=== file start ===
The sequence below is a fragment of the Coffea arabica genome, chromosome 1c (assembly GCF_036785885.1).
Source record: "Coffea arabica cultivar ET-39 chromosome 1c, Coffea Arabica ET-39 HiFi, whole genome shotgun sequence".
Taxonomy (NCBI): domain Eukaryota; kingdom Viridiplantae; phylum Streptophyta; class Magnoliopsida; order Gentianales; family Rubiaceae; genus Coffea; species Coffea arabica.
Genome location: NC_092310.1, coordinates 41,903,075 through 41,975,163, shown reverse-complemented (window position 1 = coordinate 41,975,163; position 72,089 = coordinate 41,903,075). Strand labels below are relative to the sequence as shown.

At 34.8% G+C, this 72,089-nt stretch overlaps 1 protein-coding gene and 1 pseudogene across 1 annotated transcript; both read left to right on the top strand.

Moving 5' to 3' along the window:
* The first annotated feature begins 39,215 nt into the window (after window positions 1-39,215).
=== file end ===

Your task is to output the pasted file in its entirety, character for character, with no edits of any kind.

The sequence below is a fragment of the Coffea arabica genome, chromosome 1c (assembly GCF_036785885.1).
Source record: "Coffea arabica cultivar ET-39 chromosome 1c, Coffea Arabica ET-39 HiFi, whole genome shotgun sequence".
Taxonomy (NCBI): domain Eukaryota; kingdom Viridiplantae; phylum Streptophyta; class Magnoliopsida; order Gentianales; family Rubiaceae; genus Coffea; species Coffea arabica.
Genome location: NC_092310.1, coordinates 41,903,075 through 41,975,163, shown reverse-complemented (window position 1 = coordinate 41,975,163; position 72,089 = coordinate 41,903,075). Strand labels below are relative to the sequence as shown.

At 34.8% G+C, this 72,089-nt stretch overlaps 1 protein-coding gene and 1 pseudogene across 1 annotated transcript; both read left to right on the top strand.

Moving 5' to 3' along the window:
* The first annotated feature begins 39,215 nt into the window (after window positions 1-39,215).